BOSTON — UMass Memorial Health Care, and a bone marrow registry it operates, are paying more than $500,000 to settle state investigations into some of the methods used to recruit bone marrow donors.
UMass Memorial denies breaking any laws but says it takes responsibility for bad judgement used in efforts to add more potential donors to the registry.
The attorney general’s complaint says UMass Memorial used models and other “inducements” in donor recruitment drives, failed to disclose total costs associated with registering as a donor, and charged health insurers unreasonable rates during marrow testing.
Attorney General Martha Coakley says state officials won’t permit practices that needlessly drive up the cost of health care.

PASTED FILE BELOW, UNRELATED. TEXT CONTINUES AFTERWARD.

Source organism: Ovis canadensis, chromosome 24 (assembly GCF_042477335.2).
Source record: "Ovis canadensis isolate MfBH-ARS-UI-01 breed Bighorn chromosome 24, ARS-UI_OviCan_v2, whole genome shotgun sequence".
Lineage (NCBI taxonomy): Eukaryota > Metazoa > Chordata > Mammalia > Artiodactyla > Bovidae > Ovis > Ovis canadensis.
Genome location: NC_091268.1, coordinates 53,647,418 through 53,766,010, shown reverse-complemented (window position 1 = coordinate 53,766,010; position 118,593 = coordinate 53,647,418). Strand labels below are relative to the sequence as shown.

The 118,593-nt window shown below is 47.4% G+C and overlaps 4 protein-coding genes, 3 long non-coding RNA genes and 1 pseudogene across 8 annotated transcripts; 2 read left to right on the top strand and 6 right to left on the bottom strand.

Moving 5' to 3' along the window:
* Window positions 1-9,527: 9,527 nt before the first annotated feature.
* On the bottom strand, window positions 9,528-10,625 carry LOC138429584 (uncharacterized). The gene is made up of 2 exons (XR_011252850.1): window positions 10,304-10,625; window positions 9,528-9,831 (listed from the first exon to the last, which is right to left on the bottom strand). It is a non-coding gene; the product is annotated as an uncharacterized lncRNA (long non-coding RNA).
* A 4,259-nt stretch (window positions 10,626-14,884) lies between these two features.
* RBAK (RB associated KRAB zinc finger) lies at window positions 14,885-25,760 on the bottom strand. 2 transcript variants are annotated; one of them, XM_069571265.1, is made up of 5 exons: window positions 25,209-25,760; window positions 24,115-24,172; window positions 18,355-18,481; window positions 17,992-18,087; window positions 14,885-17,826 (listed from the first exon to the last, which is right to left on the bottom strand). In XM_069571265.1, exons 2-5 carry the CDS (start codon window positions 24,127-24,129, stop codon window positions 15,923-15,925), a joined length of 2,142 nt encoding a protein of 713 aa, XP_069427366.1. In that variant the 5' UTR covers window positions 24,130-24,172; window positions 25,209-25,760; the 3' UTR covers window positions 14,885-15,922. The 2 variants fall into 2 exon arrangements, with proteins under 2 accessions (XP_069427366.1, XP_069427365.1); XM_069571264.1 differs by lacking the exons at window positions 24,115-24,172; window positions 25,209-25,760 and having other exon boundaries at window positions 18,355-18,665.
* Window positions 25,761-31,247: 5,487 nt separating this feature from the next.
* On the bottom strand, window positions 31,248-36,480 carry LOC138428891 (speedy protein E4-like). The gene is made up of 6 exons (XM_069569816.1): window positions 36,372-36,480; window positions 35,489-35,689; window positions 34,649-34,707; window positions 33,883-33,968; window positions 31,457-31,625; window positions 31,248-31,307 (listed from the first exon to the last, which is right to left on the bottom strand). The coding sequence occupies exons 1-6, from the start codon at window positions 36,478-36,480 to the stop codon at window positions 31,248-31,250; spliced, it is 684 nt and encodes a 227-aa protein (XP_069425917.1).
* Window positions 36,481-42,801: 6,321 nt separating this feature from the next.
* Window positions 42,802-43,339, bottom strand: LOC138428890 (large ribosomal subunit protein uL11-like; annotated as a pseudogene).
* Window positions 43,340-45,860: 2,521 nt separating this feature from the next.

“They used very aggressive [methods] and we believe a lack of transparency in using models in skimpy outfits to really get people involved in what is an important endeavor, but the methods they used we believe were improper under Massachusetts law,” she said.
UMass Memorial will return insurance co-payments to donors recruited by the models.